The proposal extends the Java programming language in four specific ways:Pure Object Orientation
- A syntax for defining enumerated types. This syntax provides linguistic support for the Typesafe Enumeration pattern.
- An automatic conversion from primitive types to their corresponding reference type wrappers. This conversion facilitates the integration of generics into the language, and reduces inessential clutter.
- Enhanced for loops allow convenient iteration over collections, without the need for an explicitly defined iterator. This reduces the need for boilerplate iteration code and the corresponding opportunities for errors.
- Static import. A mechanism to allow the use of unqualified constants.
Ultimately, some of us might wish to eliminate the primitive-vs-reference distinction entirely, and adopt the Smalltalk philosophy that everything is an object.JSR 201 Proposed Final Draft
This view is not without difficulties, however, and somewhat controversial.
A key issue is identity. Many people would argue that primitives represent mathematical values, which are inherently distinct from references. In particular, one might argue that values have no identity whereas references inherently do.
Consider an example of what happens if this semantic principle is ignored. A program inserts an element into an identity hash table, using the integer 3 as a key. Later, an attempt is made to look up a value in the table using the integer 3 as a key. The lookup fails. This is initially surprising. The problem is that two distinct wrapper objects of type Integer, with distinct identities, were generated and used as keys. Current languages that support autoboxing suffer from such problems, as well as performance bugs that stem from excessive allocation of wrapper objects.
One way around this issue is to take the view that mathematical values do have identity, but that this identity is unique. For instance, if one uses an object to represent the integer 3, than this should be the only object representing 3. Put another way, the object representing 3 should be indistinguishable from any other object representing 3.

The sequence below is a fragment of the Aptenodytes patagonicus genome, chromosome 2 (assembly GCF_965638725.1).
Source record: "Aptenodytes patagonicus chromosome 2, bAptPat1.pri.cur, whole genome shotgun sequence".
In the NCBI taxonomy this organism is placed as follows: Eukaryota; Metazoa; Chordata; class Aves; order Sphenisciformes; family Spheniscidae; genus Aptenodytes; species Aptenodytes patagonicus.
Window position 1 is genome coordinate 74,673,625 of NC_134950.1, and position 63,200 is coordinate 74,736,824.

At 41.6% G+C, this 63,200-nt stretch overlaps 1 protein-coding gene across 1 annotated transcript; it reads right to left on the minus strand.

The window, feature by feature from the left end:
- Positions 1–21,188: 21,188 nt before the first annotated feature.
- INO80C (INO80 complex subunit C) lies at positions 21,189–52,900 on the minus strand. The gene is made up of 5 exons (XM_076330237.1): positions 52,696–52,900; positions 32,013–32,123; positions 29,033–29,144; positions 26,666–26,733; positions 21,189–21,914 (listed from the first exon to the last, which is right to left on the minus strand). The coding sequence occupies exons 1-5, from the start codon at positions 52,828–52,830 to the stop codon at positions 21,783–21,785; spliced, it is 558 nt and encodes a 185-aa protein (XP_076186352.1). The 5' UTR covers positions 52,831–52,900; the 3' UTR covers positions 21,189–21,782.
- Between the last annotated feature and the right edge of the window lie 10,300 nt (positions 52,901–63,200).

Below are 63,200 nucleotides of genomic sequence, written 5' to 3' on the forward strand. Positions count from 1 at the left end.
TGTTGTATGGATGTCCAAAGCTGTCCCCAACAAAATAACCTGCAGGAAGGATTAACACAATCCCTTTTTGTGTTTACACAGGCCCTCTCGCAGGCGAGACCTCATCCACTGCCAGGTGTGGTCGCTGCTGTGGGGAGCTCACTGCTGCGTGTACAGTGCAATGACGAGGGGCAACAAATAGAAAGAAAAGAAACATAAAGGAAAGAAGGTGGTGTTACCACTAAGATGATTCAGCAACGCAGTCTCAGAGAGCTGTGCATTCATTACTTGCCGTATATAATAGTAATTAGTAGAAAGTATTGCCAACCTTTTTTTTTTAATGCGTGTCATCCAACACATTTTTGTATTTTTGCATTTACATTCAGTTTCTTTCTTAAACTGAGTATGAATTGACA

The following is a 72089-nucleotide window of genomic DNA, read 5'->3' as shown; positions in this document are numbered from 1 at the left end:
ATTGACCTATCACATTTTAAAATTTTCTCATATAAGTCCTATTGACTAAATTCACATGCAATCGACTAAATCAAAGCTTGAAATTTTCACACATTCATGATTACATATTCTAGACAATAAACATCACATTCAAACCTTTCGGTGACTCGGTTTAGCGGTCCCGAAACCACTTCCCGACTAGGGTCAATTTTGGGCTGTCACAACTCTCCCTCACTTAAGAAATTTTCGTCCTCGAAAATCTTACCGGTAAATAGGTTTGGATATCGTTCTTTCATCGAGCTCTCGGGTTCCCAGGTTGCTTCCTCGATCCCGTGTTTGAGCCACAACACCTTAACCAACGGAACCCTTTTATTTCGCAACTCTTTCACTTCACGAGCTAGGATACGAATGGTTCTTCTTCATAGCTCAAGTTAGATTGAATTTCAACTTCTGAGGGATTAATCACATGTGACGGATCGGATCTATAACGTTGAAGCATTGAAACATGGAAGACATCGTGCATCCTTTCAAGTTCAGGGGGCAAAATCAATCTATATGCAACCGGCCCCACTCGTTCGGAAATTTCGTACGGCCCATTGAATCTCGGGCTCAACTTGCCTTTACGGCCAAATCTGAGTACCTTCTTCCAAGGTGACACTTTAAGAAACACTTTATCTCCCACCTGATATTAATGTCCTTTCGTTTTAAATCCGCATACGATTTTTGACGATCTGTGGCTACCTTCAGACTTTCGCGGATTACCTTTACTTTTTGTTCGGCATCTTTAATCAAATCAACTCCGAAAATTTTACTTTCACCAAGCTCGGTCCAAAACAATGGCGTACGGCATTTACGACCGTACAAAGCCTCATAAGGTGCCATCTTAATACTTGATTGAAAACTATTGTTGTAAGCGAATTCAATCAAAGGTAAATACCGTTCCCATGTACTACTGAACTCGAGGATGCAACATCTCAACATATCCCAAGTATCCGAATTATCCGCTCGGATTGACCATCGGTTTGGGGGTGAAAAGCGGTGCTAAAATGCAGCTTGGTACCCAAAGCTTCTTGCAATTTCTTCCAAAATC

In general, a variety of implementation techniques could be used to obtain the desired behavior. The most naive of these is to simply cache objects representing values, and ensure that only one such object exists for a given value at a given time. This approach has performance problems, both in terms of footprint and speed. More sophisticated techniques, utilizing VM support, can bring down the cost to a level that would be negligible for most applications. Nevertheless, in some situations the cost would be meaningful.
The design of subtype hierachies for numeric types is a delicate and subtle exercise. Mainstream languages balance pragmatic considerations, such as how to efficiently utilize the primitive datatypes supported by the underlying hardware, with semantic considerations.
Consider the common practice of treating integral types as subtypes of floating point types. Since an n-bit floating point representation cannot accurately represent all n-bit integers, no true subset relation exists between these types. This problem becomes more acute if primitive types are indistinguishable from reference types.
Another difficult issue is the handling of large arrays of primitive values. If one truly eliminates the distinction between primitives and references, it becomes difficult to decide on the desired representation of an array of, say, integers. Should these be stored as an array of references, or as an array of primitive data. Each representation has its advantages depending on program behavior, and the performance differential can be massive.
We believe these issues deserve and require further study and research by the programming languages community.
JSR 201: Extending the Java Programming Language with Enumerations, Autoboxing, Enhanced for loops and Static Import Details Page